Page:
How does Equiano's narrative compare to Inikori's thesis on the Atlantic Slave Trade's impact on European economic growth?

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If you have read Olaudah Equiano's (a.k.a., Gustavus Vassa) narrative, you know that he and his sister (who were later separated) were kidnapped by fellow Africans from their family home, in what is now Eastern Nigeria, driven to the western coast, and transported to Barbados.

According to historian Alan Taylor, "the West Indies became the great magnet for transatlantic migration," and Barbados was especially popular because of its landscape, climate, location, and its plentiful population of pigs which served as the meat supply for mariners. Also, the native Carib population was virtually non-existent by the 1600s, making it possible for the English to set up without resistance.

Early settlers failed to cultivate sugar, focusing instead on tobacco. When that crop proved to be unprofitable, they tried sugar again. However, sugar cultivation was expensive, requiring "costly equipment, precise timing, [and] technical knowledge." Fortunately for them, wealthy Dutch traders were able to help. In Amsterdam, the Dutch had developed the best sugar refineries in all of Europe, and they had learned the secrets of sugar cultivation from the Portuguese. 

However, sugar cultivation was dangerous and monotonous work. Cut sugar cane spoiled quickly if it was not processed. Moreover, "harvesting, milling, and boiling required close synchronization and quick work." A large work force would be needed -- particularly a work force that could labor on in tropical conditions. By the 1650s, political leaders in England began to question the righteousness of inflicting "plantation servitude upon white men," even those who had prisoners. White men who performed the labor also had great difficulty handling the climate; and some succumbed to disease. These circumstances led to the Atlantic Slave Trade.

It is important to note that Africans were not much hardier, initially. Planters brought 130,000 Africans into Barbados between 1640 and 1700, but only 50,000 survived until 1700. Some died on the voyage to the New World; others succumbed to tropical diseases, the brutality of the work regimen, inadequate diet, and cruelty. 

Enough slaves remained, however, to make the planters very wealthy. In 1668-69, sugar crops from the West Indies sold for about 180,000 pounds after paying 18,000 pounds in taxes. Chesapeake tobacco planters, on the other hand, paid far more in taxes. Sugar planters became wealthy because they could keep much of what they earned. Such wealth would have allowed planters to purchase land in England or elsewhere; to invest in new businesses and industries; and to help establish new institutions at home and in the New World.

Equiano was not deemed "saleable" at a slave market in Barbados (thankfully, for him and for us, as he may have died on the island). So, he was shipped north to Virginia, which was the base of the tobacco trade. He arrives in Virginia in the 1750s. By this time, European demand for tobacco had improved, causing the price to go up. Also, the tax burden had been diminished, allowing tobacco planters to become wealthy.

Virginia planters, because they were generally better educated than their peers, built a reputation for being "gentlemanly." They built great brick mansions, dressed handsomely, and associated with members of the upper-class in both the New and Old Worlds.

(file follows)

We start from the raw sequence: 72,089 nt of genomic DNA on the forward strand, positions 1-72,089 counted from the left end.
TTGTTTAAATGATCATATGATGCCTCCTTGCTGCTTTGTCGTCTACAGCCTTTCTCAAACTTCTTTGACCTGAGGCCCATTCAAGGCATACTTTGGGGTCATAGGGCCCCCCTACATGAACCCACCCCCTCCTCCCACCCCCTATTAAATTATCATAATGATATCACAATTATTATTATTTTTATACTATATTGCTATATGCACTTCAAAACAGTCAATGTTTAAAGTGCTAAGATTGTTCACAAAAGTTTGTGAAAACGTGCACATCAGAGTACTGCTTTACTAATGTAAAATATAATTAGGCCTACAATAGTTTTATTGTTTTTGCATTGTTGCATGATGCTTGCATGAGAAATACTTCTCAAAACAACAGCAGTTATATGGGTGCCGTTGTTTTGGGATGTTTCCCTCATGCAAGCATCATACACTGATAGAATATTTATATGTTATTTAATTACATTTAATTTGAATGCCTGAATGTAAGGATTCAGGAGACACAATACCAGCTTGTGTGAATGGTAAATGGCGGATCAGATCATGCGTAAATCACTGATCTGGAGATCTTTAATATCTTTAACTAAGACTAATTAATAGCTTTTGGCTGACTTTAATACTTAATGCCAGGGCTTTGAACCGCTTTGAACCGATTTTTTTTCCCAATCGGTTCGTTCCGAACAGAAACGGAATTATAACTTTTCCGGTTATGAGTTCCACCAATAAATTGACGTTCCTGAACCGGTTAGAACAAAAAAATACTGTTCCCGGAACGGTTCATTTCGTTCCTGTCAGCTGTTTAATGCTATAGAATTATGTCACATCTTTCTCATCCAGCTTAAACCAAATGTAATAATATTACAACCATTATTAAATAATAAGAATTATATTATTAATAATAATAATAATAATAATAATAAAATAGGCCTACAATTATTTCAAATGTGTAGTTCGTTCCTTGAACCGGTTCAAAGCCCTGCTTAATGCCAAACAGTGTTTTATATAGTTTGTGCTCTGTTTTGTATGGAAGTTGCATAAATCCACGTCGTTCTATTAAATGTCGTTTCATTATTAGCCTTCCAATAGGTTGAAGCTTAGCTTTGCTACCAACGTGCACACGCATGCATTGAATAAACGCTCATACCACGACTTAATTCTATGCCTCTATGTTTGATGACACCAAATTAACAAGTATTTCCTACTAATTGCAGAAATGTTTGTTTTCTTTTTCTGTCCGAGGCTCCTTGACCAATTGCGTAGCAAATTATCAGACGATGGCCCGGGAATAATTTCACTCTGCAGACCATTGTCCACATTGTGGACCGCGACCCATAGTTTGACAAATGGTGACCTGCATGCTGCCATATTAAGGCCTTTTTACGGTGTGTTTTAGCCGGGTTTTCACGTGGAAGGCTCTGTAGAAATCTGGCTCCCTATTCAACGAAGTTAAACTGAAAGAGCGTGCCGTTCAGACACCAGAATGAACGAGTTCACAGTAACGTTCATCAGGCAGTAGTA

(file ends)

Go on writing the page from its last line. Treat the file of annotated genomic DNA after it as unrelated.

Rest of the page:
This presumed sophistication is alluded to in Chapter Three of the narrative. Equiano is summoned into the room where his master is napping. There, he is to fan "the gentleman" while he sleeps. While doing so, Equiano indulges himself in looking around the room, "which to [him] appeared very fine and curious." He notices a watch that hung on the chimney. He observes a picture (a portrait, it seems), "which appeared constantly to look at me." Equiano is miserable in this house, where he has no one to talk to (the same passage mentions a slave woman, cooking in the kitchen, while an iron muzzle covers her face). He is thankful to be purchased by a naval captain and taken to England. He arrives in the spring of 1757, at the age of 12.

By the 1750s, England is in the midst of the Industrial Revolution. The textile mills of London were supplied with cotton from the colonies, soon to become the United States. After the Louisiana Purchase of 1803, cotton cultivation would expand westward into what are now Alabama, Mississippi, and eastern Texas. Sugar, as well as cotton, would be cultivated in Louisiana. 

While in England, Olaudah Equiano took up with British abolitionists, including the co-founder of Sierra Leone, Granville Sharpe, to end the slave trade. The trade was abolished with the Slave Trade Act of 1807, which was enacted ten years after Equiano's death. The United States ended the importation of slaves in the same year. England would abolish slavery altogether in 1833. Nevertheless, both America and England continued to profit from the perpetuation of slavery in the American South until the Emancipation Proclamation of 1863. 

Without the existence of slavery in the West Indies and the United States, the textile industry would not have been nearly as profitable as it was. The profits from industries that employed slaves funded a number of other endeavors, including the construction of American universities. Brown University and the University of Virginia are significant examples. 

Though slavery ended in the New World, the demand for cheap labor did not. Historian Sven Beckert, in his book, "Empire of Cotton: A Global History," argued that the end of slavery in America, coupled with the persistent need to exploit labor for industrial gains, likely inspired European colonialism in Africa, Asia, and Oceania.

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